WASHINGTON - President Barack Obama came under new pressure to address the mounting federal debt as a report Friday concluded that deficits over 10 years will be higher than administration projections and after a majority of senators urged him to take the lead on reduction.
Obama, leading Democrats and Republicans all have proposed negotiations to rein in deficits, but talks have yet to begin. Experts have warned that, without action, the situation could balloon into a European-style fiscal crisis.
Friday’s report from the non-partisan Congressional Budget Office amplified the worries. It said Obama’s proposed 2012 budget would result in $9.5 trillion in deficits over the next decade – $2.3 trillion more than the administration projected.
White House budget director Jacob Lew said the CBO report relied on different economic assumptions and failed to credit the administration for its anticipated reductions in transportation and health costs. The Obama budget projected deficits would total $7.2 trillion over the decade.
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“But regardless of our differences, CBO confirms what we already know: current deficits are unacceptably high,” Lew wrote on the Office of Management and Budget blog, “and if we stay on our current course and do nothing, the fiscal situation will hurt our recovery and hamstring future growth.”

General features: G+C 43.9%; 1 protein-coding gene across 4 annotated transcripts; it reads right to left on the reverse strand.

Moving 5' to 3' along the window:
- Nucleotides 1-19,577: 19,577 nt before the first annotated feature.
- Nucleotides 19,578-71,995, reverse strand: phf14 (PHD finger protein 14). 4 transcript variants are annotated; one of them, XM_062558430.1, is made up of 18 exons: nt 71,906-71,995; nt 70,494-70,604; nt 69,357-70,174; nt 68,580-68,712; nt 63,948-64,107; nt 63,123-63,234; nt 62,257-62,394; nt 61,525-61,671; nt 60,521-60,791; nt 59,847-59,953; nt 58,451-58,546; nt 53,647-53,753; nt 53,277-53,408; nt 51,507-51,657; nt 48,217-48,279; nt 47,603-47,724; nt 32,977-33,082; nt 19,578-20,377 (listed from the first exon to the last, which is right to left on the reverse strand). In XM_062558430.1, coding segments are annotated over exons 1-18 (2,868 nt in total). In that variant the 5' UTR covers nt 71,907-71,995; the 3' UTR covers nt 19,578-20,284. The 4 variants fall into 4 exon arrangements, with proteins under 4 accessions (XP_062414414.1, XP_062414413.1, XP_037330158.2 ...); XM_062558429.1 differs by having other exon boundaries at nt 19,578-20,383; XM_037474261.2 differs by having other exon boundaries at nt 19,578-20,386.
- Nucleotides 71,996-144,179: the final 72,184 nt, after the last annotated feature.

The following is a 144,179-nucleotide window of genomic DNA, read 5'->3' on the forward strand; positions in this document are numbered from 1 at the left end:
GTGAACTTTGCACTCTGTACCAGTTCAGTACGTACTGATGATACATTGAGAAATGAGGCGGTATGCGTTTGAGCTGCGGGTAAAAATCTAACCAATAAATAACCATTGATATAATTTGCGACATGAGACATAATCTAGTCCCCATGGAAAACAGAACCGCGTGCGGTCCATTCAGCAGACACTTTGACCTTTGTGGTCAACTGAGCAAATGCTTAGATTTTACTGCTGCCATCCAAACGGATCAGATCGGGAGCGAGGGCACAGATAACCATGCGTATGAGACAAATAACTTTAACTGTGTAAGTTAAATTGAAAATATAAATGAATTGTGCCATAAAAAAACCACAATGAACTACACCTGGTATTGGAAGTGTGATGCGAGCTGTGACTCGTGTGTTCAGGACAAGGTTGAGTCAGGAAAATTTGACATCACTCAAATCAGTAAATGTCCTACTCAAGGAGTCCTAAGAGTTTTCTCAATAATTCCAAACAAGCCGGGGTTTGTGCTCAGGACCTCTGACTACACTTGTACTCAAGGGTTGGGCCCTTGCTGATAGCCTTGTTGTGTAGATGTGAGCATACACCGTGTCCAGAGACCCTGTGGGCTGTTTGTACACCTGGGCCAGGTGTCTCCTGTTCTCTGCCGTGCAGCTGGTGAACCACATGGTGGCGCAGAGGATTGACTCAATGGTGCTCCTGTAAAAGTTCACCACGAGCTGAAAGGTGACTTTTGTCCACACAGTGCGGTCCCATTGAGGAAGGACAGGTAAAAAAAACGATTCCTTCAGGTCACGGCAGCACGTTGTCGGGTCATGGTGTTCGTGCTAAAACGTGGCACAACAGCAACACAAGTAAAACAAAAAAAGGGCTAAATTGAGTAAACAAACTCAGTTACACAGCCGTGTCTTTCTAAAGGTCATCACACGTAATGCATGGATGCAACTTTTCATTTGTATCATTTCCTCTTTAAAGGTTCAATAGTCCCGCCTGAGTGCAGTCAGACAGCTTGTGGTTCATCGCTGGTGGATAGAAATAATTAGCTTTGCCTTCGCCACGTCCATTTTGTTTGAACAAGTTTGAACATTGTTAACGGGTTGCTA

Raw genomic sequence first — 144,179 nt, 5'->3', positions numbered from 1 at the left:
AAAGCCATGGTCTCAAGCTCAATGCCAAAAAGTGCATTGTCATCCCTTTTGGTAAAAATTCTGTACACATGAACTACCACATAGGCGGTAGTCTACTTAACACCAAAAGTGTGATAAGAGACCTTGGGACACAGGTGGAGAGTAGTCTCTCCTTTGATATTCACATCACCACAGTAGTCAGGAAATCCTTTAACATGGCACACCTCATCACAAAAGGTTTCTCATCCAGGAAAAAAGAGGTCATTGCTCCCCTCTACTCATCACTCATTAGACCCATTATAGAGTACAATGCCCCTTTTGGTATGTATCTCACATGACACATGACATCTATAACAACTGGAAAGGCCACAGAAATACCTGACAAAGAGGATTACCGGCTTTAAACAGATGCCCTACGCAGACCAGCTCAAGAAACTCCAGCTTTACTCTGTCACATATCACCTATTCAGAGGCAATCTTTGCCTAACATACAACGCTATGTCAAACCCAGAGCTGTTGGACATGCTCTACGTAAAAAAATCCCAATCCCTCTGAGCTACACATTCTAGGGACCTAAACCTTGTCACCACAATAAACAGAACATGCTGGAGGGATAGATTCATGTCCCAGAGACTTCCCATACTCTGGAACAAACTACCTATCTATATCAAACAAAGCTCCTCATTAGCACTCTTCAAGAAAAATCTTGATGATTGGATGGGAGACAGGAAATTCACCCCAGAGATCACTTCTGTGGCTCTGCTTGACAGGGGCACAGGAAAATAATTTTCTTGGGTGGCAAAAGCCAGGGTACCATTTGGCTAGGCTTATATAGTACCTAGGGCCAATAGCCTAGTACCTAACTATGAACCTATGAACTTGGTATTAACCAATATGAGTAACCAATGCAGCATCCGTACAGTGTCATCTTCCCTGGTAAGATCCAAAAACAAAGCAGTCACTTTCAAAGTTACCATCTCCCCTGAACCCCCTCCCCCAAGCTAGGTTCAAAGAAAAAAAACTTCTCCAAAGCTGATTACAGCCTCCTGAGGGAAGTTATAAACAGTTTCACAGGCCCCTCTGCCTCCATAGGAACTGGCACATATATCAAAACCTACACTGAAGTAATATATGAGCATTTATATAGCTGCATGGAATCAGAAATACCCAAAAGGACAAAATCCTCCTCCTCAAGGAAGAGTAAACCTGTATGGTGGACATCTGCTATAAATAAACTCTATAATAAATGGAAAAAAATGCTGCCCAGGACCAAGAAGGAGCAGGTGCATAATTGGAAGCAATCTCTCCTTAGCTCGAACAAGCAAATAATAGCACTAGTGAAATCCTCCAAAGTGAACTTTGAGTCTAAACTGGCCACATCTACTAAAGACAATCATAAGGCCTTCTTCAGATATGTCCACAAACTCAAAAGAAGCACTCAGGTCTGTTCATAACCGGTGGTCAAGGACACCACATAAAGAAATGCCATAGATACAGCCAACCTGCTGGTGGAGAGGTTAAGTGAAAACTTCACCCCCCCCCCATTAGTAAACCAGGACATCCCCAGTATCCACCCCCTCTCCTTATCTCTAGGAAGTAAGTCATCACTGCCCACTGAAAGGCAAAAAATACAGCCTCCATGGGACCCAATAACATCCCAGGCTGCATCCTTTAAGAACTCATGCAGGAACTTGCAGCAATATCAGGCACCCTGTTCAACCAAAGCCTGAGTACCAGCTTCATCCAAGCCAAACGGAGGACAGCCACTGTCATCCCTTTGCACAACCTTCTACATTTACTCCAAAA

Republican leaders in Congress seized on the report to portray the president as unresponsive to the rising concerns about the nation’s debt.
“(The) report exposes the widening gulf between the president’s rhetoric and his budget’s reality,” said Rep. Paul Ryan, R-Wis., chairman of the House Budget committee.
Concern over the rising discrepancy between revenues and expenditures led 64 senators – half Democrats and Republicans – to sign a letter to Obama pressing the president to take a more active role on the deficit.
Anti-deficit groups said the show of bipartisanship showed that the mood in Washington had shifted.
Separately, another bipartisan group of six senators has been meeting for months to devise a budget blueprint. Their plan would be based on conclusions last year by Obama’s bipartisan fiscal commission.
Meanwhile, House Republicans also are developing a comprehensive budget proposal.